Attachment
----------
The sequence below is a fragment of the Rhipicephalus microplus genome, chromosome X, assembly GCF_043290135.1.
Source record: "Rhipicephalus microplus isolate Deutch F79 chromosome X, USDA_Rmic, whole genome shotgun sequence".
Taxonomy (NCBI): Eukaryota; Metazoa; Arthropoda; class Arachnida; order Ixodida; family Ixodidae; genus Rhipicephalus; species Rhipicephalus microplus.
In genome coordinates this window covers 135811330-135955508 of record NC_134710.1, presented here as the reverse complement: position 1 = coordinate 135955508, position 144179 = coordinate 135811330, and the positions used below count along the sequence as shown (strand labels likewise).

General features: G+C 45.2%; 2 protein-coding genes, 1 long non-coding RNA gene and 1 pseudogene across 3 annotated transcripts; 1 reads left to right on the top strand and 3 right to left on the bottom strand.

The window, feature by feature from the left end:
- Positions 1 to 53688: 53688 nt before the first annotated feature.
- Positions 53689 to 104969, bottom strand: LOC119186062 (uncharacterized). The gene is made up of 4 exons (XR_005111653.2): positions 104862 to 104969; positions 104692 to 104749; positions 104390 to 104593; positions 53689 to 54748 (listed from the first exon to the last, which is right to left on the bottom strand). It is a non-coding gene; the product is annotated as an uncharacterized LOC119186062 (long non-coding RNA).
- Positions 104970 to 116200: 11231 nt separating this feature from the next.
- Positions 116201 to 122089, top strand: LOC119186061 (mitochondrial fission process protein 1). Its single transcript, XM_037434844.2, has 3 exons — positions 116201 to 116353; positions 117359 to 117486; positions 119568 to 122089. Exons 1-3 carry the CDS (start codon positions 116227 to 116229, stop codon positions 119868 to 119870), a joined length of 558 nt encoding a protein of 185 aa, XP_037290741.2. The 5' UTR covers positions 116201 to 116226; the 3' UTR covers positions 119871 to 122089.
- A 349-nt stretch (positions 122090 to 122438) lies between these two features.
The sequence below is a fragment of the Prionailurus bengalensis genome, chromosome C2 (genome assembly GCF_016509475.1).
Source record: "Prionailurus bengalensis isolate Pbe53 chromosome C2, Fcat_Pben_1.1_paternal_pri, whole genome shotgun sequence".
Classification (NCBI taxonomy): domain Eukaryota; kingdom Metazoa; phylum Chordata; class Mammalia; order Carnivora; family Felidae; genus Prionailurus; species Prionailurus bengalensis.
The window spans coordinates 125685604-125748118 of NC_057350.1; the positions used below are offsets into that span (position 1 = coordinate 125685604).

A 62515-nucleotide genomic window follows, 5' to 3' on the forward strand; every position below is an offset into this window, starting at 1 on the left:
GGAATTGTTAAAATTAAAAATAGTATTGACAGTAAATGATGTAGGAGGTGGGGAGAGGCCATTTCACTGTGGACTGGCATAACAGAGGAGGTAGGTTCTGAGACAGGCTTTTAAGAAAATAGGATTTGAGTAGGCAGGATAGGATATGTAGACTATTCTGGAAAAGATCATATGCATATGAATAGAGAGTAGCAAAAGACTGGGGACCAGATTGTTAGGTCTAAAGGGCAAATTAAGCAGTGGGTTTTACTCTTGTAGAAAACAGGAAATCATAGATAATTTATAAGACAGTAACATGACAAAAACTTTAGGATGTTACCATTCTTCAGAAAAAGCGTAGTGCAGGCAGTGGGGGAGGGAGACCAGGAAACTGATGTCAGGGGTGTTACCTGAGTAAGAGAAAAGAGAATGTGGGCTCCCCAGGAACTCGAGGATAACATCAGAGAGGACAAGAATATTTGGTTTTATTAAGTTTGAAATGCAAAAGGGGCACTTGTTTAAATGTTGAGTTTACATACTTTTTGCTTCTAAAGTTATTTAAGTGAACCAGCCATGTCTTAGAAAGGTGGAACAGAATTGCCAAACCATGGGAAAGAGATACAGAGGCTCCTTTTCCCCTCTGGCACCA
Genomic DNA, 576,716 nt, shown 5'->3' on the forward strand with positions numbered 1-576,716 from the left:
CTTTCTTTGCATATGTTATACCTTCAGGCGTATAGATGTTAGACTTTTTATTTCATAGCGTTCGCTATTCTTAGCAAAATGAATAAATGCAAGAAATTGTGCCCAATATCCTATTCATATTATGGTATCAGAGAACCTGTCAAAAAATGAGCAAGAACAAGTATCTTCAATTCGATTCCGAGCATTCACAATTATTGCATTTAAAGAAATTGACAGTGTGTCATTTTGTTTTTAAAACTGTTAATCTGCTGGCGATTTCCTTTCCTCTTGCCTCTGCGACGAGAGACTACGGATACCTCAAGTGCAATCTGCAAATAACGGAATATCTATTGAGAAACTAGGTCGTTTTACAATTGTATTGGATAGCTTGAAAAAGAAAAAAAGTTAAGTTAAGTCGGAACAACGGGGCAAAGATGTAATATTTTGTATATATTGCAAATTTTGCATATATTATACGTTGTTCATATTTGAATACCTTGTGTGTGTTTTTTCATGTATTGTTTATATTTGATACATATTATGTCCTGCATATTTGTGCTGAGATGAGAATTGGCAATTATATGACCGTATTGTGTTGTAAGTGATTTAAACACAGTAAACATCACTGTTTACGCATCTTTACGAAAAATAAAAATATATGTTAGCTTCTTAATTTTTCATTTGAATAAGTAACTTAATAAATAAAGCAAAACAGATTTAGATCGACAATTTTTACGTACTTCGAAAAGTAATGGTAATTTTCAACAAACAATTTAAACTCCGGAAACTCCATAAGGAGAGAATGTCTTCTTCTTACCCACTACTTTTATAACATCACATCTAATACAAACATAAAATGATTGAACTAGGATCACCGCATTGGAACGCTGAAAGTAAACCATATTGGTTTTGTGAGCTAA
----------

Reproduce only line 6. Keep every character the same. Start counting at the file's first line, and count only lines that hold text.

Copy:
The window, feature by feature from the left end: